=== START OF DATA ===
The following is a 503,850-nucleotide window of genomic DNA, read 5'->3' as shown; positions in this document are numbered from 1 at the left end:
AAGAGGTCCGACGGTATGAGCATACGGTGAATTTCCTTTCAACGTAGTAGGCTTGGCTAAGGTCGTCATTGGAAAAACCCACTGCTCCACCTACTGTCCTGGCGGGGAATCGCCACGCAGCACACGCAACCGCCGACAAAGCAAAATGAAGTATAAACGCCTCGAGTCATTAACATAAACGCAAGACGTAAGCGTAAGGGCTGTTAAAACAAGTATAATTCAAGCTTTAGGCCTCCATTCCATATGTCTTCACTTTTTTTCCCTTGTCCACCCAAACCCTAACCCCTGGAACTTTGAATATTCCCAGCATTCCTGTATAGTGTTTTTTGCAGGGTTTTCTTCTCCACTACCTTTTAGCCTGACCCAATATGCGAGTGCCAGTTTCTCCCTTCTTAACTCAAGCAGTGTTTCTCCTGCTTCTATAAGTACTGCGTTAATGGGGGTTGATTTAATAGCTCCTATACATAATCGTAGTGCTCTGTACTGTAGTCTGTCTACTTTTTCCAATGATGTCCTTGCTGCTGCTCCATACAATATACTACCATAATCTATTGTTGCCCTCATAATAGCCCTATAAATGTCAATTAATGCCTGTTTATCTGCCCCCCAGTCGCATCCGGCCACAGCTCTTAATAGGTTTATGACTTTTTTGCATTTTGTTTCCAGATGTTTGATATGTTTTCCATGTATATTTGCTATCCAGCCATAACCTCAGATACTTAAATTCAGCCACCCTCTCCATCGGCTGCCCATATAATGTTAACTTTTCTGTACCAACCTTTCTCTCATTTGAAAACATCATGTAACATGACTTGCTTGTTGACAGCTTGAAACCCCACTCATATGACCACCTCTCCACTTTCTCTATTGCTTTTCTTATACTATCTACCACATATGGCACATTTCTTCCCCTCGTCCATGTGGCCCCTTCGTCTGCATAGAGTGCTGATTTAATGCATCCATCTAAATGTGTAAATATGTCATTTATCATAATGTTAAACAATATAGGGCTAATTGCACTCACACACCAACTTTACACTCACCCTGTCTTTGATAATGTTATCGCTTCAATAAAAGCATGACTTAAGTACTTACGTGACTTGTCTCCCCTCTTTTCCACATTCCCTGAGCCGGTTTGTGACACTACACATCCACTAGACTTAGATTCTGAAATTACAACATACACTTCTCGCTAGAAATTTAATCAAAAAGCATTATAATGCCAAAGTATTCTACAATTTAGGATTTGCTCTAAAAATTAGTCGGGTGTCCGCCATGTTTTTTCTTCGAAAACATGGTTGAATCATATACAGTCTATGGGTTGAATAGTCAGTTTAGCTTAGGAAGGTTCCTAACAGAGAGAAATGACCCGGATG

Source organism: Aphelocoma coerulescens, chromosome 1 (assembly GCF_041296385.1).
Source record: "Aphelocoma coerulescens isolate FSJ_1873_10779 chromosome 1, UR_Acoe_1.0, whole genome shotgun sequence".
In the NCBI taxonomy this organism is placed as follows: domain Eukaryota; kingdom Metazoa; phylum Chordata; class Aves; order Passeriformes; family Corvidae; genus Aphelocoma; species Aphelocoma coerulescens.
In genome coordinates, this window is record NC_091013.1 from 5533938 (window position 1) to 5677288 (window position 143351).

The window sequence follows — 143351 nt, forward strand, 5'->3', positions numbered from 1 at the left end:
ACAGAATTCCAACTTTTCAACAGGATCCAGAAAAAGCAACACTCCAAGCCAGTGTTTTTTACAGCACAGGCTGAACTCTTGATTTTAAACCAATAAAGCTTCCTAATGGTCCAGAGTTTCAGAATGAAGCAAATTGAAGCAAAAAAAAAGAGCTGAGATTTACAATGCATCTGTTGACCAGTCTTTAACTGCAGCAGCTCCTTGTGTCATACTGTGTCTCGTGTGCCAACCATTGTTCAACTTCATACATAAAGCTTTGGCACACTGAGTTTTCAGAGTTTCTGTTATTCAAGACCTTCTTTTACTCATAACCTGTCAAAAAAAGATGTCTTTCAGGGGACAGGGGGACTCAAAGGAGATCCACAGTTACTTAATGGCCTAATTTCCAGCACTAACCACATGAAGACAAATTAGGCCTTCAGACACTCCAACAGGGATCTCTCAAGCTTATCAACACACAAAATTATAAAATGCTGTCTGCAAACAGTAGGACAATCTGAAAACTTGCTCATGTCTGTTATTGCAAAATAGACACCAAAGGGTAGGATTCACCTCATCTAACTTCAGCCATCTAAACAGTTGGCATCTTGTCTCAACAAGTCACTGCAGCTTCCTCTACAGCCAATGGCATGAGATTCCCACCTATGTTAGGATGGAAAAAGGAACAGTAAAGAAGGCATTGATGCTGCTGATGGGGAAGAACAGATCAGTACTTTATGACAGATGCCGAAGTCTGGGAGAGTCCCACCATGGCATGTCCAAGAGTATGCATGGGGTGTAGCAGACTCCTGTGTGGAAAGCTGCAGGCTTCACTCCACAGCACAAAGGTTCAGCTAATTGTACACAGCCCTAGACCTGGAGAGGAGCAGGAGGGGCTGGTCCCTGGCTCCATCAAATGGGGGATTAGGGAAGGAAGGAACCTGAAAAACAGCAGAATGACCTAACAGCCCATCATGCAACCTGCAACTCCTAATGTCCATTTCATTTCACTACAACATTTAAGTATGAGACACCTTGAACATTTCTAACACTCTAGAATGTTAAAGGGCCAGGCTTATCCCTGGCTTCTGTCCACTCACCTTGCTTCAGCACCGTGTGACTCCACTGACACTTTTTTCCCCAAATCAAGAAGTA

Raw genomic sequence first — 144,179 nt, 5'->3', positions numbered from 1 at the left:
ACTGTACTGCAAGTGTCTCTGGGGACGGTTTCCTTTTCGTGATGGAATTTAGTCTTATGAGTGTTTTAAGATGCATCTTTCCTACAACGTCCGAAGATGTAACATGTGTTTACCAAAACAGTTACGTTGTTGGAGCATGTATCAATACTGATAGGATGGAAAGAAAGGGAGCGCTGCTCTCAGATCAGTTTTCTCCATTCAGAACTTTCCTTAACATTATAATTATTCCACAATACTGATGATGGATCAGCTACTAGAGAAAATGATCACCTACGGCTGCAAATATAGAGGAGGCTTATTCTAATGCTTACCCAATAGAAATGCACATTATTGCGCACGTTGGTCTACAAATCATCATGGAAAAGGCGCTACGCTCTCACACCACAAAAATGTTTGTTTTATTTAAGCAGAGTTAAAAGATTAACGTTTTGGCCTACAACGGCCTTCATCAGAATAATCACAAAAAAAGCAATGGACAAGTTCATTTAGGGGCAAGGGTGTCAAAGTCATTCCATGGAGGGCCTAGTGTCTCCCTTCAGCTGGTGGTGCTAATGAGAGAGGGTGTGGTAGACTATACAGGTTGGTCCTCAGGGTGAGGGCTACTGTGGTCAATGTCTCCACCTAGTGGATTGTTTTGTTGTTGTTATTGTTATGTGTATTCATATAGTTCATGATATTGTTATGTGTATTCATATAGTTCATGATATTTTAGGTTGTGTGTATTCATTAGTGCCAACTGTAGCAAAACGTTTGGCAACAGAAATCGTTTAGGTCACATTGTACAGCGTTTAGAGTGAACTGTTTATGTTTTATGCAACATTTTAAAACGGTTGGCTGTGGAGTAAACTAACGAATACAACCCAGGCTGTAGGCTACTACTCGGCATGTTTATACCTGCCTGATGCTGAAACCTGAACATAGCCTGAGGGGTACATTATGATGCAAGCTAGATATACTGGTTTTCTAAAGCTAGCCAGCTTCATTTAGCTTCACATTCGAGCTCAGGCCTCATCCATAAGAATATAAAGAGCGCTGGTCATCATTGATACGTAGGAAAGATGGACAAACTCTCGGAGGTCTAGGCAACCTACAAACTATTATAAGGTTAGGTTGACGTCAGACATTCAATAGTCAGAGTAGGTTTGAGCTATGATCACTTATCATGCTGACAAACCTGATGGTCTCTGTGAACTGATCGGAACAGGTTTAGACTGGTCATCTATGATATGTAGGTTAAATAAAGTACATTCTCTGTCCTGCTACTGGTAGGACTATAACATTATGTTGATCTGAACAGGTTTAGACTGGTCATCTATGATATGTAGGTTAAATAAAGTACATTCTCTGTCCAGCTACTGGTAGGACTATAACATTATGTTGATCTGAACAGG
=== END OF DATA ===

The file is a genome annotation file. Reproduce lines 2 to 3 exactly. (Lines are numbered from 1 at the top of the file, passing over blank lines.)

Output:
AAGAGGTCCGACGGTATGAGCATACGGTGAATTTCCTTTCAACGTAGTAGGCTTGGCTAAGGTCGTCATTGGAAAAACCCACTGCTCCACCTACTGTCCTGGCGGGGAATCGCCACGCAGCACACGCAACCGCCGACAAAGCAAAATGAAGTATAAACGCCTCGAGTCATTAACATAAACGCAAGACGTAAGCGTAAGGGCTGTTAAAACAAGTATAATTCAAGCTTTAGGCCTCCATTCCATATGTCTTCACTTTTTTTCCCTTGTCCACCCAAACCCTAACCCCTGGAACTTTGAATATTCCCAGCATTCCTGTATAGTGTTTTTTGCAGGGTTTTCTTCTCCACTACCTTTTAGCCTGACCCAATATGCGAGTGCCAGTTTCTCCCTTCTTAACTCAAGCAGTGTTTCTCCTGCTTCTATAAGTACTGCGTTAATGGGGGTTGATTTAATAGCTCCTATACATAATCGTAGTGCTCTGTACTGTAGTCTGTCTACTTTTTCCAATGATGTCCTTGCTGCTGCTCCATACAATATACTACCATAATCTATTGTTGCCCTCATAATAGCCCTATAAATGTCAATTAATGCCTGTTTATCTGCCCCCCAGTCGCATCCGGCCACAGCTCTTAATAGGTTTATGACTTTTTTGCATTTTGTTTCCAGATGTTTGATATGTTTTCCATGTATATTTGCTATCCAGCCATAACCTCAGATACTTAAATTCAGCCACCCTCTCCATCGGCTGCCCATATAATGTTAACTTTTCTGTACCAACCTTTCTCTCATTTGAAAACATCATGTAACATGACTTGCTTGTTGACAGCTTGAAACCCCACTCATATGACCACCTCTCCACTTTCTCTATTGCTTTTCTTATACTATCTACCACATATGGCACATTTCTTCCCCTCGTCCATGTGGCCCCTTCGTCTGCATAGAGTGCTGATTTAATGCATCCATCTAAATGTGTAAATATGTCATTTATCATAATGTTAAACAATATAGGGCTAATTGCACTCACACACCAACTTTACACTCACCCTGTCTTTGATAATGTTATCGCTTCAATAAAAGCATGACTTAAGTACTTACGTGACTTGTCTCCCCTCTTTTCCACATTCCCTGAGCCGGTTTGTGACACTACACATCCACTAGACTTAGATTCTGAAATTACAACATACACTTCTCGCTAGAAATTTAATCAAAAAGCATTATAATGCCAAAGTATTCTACAATTTAGGATTTGCTCTAAAAATTAGTCGGGTGTCCGCCATGTTTTTTCTTCGAAAACATGGTTGAATCATATACAGTCTATGGGTTGAATAGTCAGTTTAGCTTAGGAAGGTTCCTAACAGAGAGAAATGACCCGGATG

Source organism: Aphelocoma coerulescens, chromosome 1 (assembly GCF_041296385.1).